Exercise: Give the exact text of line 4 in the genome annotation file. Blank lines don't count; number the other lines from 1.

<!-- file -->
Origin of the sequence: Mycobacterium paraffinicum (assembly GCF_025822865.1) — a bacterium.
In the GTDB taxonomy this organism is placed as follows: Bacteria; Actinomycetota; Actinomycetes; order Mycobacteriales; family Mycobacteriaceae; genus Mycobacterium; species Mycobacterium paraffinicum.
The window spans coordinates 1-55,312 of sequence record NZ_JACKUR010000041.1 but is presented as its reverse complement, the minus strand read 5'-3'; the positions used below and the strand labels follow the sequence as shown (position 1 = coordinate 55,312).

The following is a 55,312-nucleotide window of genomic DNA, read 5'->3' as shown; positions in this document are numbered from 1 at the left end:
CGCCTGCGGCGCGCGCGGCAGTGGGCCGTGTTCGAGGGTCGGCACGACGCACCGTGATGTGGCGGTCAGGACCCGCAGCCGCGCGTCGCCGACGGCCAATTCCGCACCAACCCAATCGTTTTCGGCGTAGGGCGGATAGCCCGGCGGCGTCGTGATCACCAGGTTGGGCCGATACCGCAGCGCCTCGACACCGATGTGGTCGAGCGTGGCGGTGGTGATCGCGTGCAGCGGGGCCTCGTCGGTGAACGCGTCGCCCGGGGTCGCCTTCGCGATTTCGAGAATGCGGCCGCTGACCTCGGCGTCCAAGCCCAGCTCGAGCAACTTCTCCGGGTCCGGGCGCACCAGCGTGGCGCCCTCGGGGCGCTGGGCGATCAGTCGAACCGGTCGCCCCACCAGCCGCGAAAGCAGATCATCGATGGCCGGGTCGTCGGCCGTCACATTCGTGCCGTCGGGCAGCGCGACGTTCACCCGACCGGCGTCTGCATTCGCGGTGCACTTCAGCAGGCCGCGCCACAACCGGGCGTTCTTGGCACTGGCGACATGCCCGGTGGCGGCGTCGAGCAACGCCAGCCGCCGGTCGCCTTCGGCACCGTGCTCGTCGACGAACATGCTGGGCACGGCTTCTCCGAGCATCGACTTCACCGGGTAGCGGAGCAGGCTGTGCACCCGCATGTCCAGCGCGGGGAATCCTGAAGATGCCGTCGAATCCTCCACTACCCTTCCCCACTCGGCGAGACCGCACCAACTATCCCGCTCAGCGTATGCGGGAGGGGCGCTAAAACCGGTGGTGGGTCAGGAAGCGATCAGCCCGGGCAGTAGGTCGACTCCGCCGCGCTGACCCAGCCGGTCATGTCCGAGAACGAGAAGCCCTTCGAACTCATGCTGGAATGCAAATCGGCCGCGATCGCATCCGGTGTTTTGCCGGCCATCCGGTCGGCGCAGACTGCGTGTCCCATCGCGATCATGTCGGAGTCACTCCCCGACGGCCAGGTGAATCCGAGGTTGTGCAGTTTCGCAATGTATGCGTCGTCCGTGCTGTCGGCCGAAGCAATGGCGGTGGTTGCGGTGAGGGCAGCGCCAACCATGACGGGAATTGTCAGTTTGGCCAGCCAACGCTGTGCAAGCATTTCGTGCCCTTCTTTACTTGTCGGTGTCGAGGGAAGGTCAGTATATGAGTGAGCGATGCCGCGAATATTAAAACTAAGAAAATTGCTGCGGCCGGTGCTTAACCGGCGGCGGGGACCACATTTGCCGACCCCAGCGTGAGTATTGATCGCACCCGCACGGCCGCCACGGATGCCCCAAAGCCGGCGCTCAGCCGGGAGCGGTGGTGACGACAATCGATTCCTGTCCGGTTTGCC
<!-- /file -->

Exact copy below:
The following is a 55,312-nucleotide window of genomic DNA, read 5'->3' as shown; positions in this document are numbered from 1 at the left end: